The Journal Of Antiquities

Ancient Sites In Great Britain & Southern Ireland

Ell Clough Cairn Circle, Boulsworth Hill, Lancashire

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Ell Clough Ring Cairn on the lower slope of Boulsworth Hill.

Ell Clough Ring Cairn on the lower slope of Boulsworth Hill.

    OS grid reference: SD 9019 3412. The Ell Clough (Hell Clough) cairn circle, ring cairn and burial mound, is located on the side of Boulsworth Hill, in Lancashire – with commanding panoramic views over Thursden Valley and, in the distance Pendle Hill. It is named after the nearby stream which runs down slope through Ell Clough. At the junction of three lanes in Thursden Valley walk up the signposted footpath right to the very top of the hill and then via right along the trackway to reach the tumulus, which is located just where the track curves around the ancient site. A little further along the track there is a second tumulus, although this one is now hardly recognizable at ground level. The village of Trawden is 3 miles to the west.

    This tumulus is in a reasonably good condition although the small inner mound has suffered from being disturbed by excavations and other things, and the outer circle of stones has long since gone to nearby walls, but the circular earthworks of this ring cairn are still very well-defined despite the ravages of time and the weather conditions upon the bleak, windswept hillside of Boulsworth – some 350 metres above Thursden Valley.

Ell Clough Ring Cairn on Boulsworth Hill.

Ell Clough Ring Cairn on Boulsworth Hill.

    In 1886 Archaeological excavations took place here and these yielded a mid to late Bronze-Age funery urn. It would seem that originally there were seven standing stones in the outer circular bank, but these have long since gone. There are four stones on the banking but these are not the original ones. Sadly the stones were robbed away to build field walls. The monument measures approximately 19m diagonally by 17m across. The outer bank is still quite substantial as is the inner ditch which would originally have been quite deep; while at the SE side there is what could be an entrance or maybe damage. The small ‘denuded mound’ near the centre originally contained the burials as a funery urn was excavated from here back in 1886. This measured 12 inches x 10 inches and had a 4″ base and was carved with various patterns. An adult and a child’s remains were found in the urn and also a few other artefacts including a Bronze pin.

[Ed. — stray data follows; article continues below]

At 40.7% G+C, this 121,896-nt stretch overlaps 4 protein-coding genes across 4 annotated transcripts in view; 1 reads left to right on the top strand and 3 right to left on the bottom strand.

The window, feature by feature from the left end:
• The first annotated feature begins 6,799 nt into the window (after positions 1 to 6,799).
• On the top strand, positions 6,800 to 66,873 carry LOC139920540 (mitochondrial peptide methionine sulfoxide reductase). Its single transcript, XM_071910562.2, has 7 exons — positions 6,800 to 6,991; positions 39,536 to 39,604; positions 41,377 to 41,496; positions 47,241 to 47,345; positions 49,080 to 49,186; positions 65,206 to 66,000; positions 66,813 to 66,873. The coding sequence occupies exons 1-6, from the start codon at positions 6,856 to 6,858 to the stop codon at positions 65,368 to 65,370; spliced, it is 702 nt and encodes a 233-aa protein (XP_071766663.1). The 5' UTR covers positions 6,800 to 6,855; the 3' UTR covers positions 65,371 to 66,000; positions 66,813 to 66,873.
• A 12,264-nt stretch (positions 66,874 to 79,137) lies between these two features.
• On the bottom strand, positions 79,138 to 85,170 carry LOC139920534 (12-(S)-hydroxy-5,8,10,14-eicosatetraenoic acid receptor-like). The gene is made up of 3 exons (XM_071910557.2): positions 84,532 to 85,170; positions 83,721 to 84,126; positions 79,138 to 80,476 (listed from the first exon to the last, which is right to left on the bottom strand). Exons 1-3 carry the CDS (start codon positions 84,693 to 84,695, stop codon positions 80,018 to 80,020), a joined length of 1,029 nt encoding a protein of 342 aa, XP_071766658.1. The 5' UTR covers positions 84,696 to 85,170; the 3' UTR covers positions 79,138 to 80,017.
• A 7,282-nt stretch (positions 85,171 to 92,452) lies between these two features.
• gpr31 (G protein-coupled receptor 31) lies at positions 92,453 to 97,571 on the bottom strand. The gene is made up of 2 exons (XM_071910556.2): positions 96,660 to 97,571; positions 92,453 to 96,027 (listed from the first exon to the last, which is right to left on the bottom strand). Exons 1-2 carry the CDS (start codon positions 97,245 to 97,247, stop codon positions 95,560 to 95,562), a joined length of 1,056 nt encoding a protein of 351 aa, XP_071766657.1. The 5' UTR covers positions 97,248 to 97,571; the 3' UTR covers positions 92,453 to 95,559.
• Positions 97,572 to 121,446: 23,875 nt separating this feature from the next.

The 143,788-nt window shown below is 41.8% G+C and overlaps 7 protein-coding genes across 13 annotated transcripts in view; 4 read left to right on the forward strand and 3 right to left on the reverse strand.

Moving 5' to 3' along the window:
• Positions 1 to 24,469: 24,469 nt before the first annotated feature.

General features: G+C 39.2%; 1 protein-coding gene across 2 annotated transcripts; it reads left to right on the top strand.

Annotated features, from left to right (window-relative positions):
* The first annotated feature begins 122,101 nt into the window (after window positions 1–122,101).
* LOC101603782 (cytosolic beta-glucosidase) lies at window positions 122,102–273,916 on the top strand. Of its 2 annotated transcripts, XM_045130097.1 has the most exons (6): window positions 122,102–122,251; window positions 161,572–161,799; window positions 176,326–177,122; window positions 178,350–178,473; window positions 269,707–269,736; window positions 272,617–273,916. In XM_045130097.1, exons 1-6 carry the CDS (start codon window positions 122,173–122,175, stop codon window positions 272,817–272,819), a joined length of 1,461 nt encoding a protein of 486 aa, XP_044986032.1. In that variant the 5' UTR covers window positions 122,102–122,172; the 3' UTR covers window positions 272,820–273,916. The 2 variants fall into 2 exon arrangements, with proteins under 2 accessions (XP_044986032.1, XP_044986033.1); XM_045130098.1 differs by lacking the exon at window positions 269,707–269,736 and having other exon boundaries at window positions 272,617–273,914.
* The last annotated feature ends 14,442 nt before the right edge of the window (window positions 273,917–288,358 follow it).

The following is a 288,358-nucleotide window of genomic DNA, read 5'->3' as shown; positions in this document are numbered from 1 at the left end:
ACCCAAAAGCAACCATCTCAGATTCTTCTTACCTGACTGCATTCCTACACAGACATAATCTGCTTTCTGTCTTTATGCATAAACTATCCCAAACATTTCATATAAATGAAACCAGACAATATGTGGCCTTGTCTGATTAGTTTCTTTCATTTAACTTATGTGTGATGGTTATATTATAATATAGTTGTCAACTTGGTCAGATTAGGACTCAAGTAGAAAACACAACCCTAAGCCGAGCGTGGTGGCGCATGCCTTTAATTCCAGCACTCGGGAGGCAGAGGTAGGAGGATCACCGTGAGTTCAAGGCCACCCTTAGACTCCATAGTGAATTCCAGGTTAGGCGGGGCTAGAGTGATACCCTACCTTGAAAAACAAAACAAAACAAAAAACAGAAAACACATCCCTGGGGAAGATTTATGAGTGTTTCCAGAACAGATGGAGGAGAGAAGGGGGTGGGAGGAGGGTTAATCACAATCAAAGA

It is of interest here to note that the monument seems to be aligned with Broadbank Earth Circle, Walton Spire and Pendle Hill, or is this just a coincidence?

OLYMPUS DIGITAL CAMERA    In the very well respected local antiquarian work ‘The History Of Marsden And Nelson’ by Mr Walter H. Bennett, we are told that: “The existence of Bronze Age burials on Bleara Moor on the old Colne to Skipton road, at Catlow, at Shelfield (possibly) and at Ell Clough above Thursden Valley may point to a pre-historic track connecting the Whalley-Barnoldswick-Leeds route with that between Whalley-Mereclough-Heptonstall.”

    Some 100 metres to the north and close by the trackway (Os grid ref: SD 9027 3412) there is another tumulus that is similar in size, however this is now hardly recognizable “as such” at ground level. There is just a trace of a circular earthwork and possible ditch. And there is a third tumulus some 240m to the north-west at (Os grid ref: SD 9051 3421). This is located on the bank beside a stream but once again it is very faint and hardly recognizable at ground-level.

Sources:

Bennett, W., The History Of Marsden And Nelson, Nelson Corporation, Nelson, Lancashire, 1946 & 1957. Diagram of Ell Clough by Mr Jack Wilcock.

http://www.themodernantiquarian.com/site/1692/hellclough.html#fieldnotes

Author: sunbright57

I am interested in holy wells, standing stones and ancient crosses; also anything old, prehistoric, or unusual.